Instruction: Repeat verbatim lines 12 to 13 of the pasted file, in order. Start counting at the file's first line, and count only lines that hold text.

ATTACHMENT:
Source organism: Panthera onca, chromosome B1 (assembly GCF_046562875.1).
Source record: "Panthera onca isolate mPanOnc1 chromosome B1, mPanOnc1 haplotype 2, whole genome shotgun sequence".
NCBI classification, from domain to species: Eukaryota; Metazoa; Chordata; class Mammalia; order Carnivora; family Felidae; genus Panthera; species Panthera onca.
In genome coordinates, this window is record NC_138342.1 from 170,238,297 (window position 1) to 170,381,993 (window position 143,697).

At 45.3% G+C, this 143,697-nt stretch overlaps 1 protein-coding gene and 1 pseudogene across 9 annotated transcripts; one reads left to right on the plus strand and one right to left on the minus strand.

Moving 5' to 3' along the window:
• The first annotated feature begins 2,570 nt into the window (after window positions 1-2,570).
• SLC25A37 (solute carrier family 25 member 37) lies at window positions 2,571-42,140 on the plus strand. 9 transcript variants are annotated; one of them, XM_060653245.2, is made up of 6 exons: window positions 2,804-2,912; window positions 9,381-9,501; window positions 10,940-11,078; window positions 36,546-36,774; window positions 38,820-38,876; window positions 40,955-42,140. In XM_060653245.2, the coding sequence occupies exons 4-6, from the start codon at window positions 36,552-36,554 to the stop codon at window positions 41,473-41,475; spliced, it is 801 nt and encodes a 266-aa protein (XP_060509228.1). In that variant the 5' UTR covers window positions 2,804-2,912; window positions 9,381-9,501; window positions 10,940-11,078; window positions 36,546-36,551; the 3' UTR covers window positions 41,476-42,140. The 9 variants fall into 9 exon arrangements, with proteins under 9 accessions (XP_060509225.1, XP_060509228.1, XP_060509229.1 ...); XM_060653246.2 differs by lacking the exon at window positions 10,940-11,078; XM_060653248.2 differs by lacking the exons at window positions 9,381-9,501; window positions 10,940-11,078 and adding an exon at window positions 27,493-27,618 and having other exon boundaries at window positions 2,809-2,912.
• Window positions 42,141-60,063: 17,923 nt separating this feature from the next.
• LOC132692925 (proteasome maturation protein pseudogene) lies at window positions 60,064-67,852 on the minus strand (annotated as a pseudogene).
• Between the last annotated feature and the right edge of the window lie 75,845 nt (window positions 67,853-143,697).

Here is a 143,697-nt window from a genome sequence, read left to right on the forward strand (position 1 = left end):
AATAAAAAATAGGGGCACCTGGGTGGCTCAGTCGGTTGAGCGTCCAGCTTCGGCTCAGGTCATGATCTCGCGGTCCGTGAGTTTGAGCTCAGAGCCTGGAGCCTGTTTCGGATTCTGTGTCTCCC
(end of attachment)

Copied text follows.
Here is a 143,697-nt window from a genome sequence, read left to right on the forward strand (position 1 = left end):
AATAAAAAATAGGGGCACCTGGGTGGCTCAGTCGGTTGAGCGTCCAGCTTCGGCTCAGGTCATGATCTCGCGGTCCGTGAGTTTGAGCTCAGAGCCTGGAGCCTGTTTCGGATTCTGTGTCTCCC